To my vast regret, I wasn't feeling well a couple of weeks ago and I had to miss our annual St. Mary's College end-of-the-year dinner for staff and students. A staff roast is traditional and the roaster this year was our lovely, talented, and erudite colleague Dr. Louise Lawrence, who presented a retelling of the Harry Potter story with the teaching staff of St. Mary's as characters and with yours truly cast as Harry Potter. Here's a quotation from her epic poem:
Harry Davila Potter went to Hogwart's School
and tried to earnestly follow every rule
No matter e'er written in Hebrew or Greek
Potter would chant it week by week
Along with his friends, though at times lost and vexed
He persevered with the prophets and read lots of old texts

I'd better not quote any more, so as not to immortalize the, uh, libel of colleagues. But it's a great work of art, all about the noble crusade of Harry to save those old texts from oblivion. Thanks Louise!

Harry Davila Potter and the Dead Sea Scrolls

Wednesday, May 28, 2003

THE WEBSITE FOR THE COMPREHENSIVE ARAMAIC LEXICON, a multivolume lexicon intended to include all Aramaic dialects from antiquity to the present, along with various scholarly spin-off projects, includes a CAL searchable database for both Aramaic and English words. It also has newsletters, bibliography, etc., but those sections seem not to have been updated for some years.

Tuesday, May 27, 2003


The following has just been e-mailed to my now defunct Old Testament Pseudepigrapha list, so I'll take the liberty of posting it here.



Annual Professorship: $30,000 award.
The stipend is $14,200 plus $15,800 for room and half-board for appointee and spouse at the Institute. Open to post-doctoral scholars in Near Eastern archaeology, geography, history, and Biblical studies. U.S. citizens are eligible for entire award. Non-U.S. citizens may apply but, by U.S. law, are only eligible for non-governmental funds (totalling $15,000). Residence at the Institute is required. Appointment: 10 months. The professorship period should be continuous, without frequent trips outside the country. Application deadline: October 17, 2003.

National Endowment for the Humanities Fellowships: $40,000 award for 12 months ($60,000 to be available -- 1 & 1/2 awards) Open to scholars in the fields of ancient Near Eastern studies including archaeology, anthropology, geography, history, philology, epigraphy, Biblical studies, Islamic studies, religion, art history, literature, philosophy or related disciplines holding a Ph.D. (or equivalent) as of January 1, 2004, who are U.S. citizens (or alien residents residing in the United States for the last three years). Research project must have a clear humanities focus. Research period: four to twelve months (stipend varies with the duration of the fellowship -- maximum stipend is $40,000 for 12 months). Residence at the Institute is preferred. The research period should be continuous, without frequent trips outside the country. Application deadline: October 17, 2003.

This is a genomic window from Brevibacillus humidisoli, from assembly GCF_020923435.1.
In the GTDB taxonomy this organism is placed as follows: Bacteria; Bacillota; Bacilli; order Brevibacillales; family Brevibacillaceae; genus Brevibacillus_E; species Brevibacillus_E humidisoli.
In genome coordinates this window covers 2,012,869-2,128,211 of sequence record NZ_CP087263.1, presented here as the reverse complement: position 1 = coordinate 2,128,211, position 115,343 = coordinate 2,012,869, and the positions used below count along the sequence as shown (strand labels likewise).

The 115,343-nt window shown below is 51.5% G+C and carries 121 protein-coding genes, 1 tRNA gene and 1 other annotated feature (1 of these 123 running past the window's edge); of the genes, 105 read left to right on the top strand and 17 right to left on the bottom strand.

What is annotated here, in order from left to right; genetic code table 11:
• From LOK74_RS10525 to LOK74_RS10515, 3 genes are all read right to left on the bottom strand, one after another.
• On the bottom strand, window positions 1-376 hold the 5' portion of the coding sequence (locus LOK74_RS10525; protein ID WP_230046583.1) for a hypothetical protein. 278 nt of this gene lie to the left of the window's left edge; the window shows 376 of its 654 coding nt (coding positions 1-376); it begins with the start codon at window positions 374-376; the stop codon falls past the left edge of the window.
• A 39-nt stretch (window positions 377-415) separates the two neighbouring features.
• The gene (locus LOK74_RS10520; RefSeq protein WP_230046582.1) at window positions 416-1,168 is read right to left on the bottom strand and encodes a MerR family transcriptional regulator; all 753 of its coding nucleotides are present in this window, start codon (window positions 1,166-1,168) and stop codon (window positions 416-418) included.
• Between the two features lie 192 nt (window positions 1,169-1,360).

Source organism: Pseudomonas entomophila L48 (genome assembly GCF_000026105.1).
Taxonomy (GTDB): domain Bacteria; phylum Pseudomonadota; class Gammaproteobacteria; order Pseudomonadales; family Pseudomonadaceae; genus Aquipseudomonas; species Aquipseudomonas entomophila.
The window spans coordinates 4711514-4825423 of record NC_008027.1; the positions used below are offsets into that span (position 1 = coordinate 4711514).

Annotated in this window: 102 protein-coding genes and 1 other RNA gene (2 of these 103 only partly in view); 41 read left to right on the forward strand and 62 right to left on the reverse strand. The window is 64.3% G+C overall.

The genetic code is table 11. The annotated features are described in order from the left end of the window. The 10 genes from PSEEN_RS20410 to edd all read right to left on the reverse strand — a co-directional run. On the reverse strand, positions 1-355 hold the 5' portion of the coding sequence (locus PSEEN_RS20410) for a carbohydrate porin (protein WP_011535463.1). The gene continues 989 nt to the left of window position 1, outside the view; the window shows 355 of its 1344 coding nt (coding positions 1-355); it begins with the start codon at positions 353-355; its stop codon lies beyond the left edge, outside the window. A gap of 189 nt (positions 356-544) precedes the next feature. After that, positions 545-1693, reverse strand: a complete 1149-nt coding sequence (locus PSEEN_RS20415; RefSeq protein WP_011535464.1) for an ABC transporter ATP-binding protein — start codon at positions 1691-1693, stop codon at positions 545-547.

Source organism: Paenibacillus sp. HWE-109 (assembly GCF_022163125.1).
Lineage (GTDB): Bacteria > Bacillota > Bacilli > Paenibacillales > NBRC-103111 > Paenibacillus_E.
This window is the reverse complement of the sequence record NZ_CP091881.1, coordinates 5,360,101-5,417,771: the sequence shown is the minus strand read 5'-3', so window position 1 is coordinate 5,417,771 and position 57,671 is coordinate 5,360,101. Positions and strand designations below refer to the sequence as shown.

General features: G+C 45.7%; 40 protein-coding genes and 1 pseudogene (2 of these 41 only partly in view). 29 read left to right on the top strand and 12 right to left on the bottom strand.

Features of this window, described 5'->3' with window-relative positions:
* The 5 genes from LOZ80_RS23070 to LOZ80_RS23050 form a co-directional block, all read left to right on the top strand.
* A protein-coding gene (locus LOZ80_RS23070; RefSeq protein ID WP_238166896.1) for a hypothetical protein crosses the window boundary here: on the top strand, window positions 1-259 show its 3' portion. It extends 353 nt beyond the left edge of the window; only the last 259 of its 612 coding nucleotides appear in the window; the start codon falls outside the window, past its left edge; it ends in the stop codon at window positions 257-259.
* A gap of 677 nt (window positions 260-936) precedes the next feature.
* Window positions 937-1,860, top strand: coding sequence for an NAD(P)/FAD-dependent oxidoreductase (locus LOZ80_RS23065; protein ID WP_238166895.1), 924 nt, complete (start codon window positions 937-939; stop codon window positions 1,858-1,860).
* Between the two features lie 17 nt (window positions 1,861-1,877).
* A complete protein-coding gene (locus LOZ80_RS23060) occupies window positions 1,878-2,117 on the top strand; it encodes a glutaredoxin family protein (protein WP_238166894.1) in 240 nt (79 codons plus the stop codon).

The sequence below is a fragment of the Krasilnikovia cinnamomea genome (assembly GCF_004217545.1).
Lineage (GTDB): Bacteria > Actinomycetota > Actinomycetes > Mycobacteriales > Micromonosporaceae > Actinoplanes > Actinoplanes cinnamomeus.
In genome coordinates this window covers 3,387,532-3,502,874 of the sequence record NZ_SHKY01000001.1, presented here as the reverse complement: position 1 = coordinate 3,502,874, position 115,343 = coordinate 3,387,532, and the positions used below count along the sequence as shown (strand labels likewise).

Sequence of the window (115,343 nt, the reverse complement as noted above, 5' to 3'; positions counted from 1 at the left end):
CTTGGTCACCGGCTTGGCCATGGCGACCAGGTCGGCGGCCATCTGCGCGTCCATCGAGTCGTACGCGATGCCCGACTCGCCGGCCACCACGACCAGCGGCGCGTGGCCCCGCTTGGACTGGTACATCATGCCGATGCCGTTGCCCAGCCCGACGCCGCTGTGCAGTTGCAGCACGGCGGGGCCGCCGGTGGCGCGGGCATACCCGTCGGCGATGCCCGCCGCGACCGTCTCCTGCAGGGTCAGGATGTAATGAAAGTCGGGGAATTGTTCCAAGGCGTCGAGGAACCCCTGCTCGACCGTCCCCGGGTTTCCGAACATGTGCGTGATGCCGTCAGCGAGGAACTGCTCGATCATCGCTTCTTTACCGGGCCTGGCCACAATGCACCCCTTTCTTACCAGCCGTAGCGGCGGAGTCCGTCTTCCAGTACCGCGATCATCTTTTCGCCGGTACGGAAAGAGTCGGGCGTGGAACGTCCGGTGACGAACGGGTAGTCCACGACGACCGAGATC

Ernest S. Frerichs Fellow and Program Coordinator: $19,000 award. The stipend is $10,900; remainder ($8,100) is for room and half-board at the Institute. Open to pre-doctoral students and post-doctoral scholars specializing in Near Eastern archaeology, geography, history and biblical studies. Recipient is expected to assist the Albright's Director in planning and implementing the Ernest S. Frerichs Program for Albright Fellows. Residence at the Institute is required. Research period: 10 months. The research period should be continuous, without frequent trips outside the country. Application deadline: October 17, 2003.

George A. Barton Fellowship: $7,000 award. The stipend is $2,950; remainder ($4,050) is for room and half-board at the Institute. Open to seminarians, pre-doctoral students and recent Ph.D. recipients specializing in Near Eastern archaeology, geography, history, and biblical studies. Research period: 5 months. The research period should be continuous, without frequent trips outside the country. Application deadline: October 17, 2003.

Samuel H. Kress Fellowship: $16,500 award. The stipend is $8,400; remainder ($8,100) is for room and half-board at the Institute. Dissertation research fellowship for students specializing in architecture, art history and archaeology. Applicants must be U.S. citizens, or North American citizens studying at U.S. universities. Residence at the Albright Institute is required. Research Period: 10 months. Research project must have a clear focus on art history or architecture. The research period should be continuous, without frequent trips outside the country. Application deadline: October 17, 2003.